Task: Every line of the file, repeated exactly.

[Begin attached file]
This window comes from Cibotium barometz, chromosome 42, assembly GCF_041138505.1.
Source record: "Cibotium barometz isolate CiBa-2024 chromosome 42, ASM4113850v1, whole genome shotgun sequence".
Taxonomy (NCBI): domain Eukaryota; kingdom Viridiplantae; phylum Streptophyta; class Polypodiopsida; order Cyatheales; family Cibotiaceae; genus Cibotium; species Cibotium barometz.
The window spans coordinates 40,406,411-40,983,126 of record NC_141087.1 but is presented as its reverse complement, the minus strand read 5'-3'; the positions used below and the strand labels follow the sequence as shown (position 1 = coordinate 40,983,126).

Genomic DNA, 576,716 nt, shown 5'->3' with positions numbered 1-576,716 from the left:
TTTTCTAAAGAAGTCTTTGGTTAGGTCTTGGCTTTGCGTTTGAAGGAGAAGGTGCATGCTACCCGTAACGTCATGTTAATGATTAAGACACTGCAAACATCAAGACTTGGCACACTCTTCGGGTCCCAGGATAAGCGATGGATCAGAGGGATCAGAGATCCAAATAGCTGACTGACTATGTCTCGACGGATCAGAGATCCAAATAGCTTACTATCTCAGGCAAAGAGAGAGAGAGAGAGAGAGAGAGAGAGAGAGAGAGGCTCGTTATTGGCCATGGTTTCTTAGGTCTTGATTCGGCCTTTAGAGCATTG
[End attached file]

This window comes from Cibotium barometz, chromosome 42, assembly GCF_041138505.1.
Source record: "Cibotium barometz isolate CiBa-2024 chromosome 42, ASM4113850v1, whole genome shotgun sequence".
Taxonomy (NCBI): domain Eukaryota; kingdom Viridiplantae; phylum Streptophyta; class Polypodiopsida; order Cyatheales; family Cibotiaceae; genus Cibotium; species Cibotium barometz.
The window spans coordinates 40,406,411-40,983,126 of record NC_141087.1 but is presented as its reverse complement, the minus strand read 5'-3'; the positions used below and the strand labels follow the sequence as shown (position 1 = coordinate 40,983,126).

Genomic DNA, 576,716 nt, shown 5'->3' with positions numbered 1-576,716 from the left:
TTTTCTAAAGAAGTCTTTGGTTAGGTCTTGGCTTTGCGTTTGAAGGAGAAGGTGCATGCTACCCGTAACGTCATGTTAATGATTAAGACACTGCAAACATCAAGACTTGGCACACTCTTCGGGTCCCAGGATAAGCGATGGATCAGAGGGATCAGAGATCCAAATAGCTGACTGACTATGTCTCGACGGATCAGAGATCCAAATAGCTTACTATCTCAGGCAAAGAGAGAGAGAGAGAGAGAGAGAGAGAGAGAGAGAGGCTCGTTATTGGCCATGGTTTCTTAGGTCTTGATTCGGCCTTTAGAGCATTG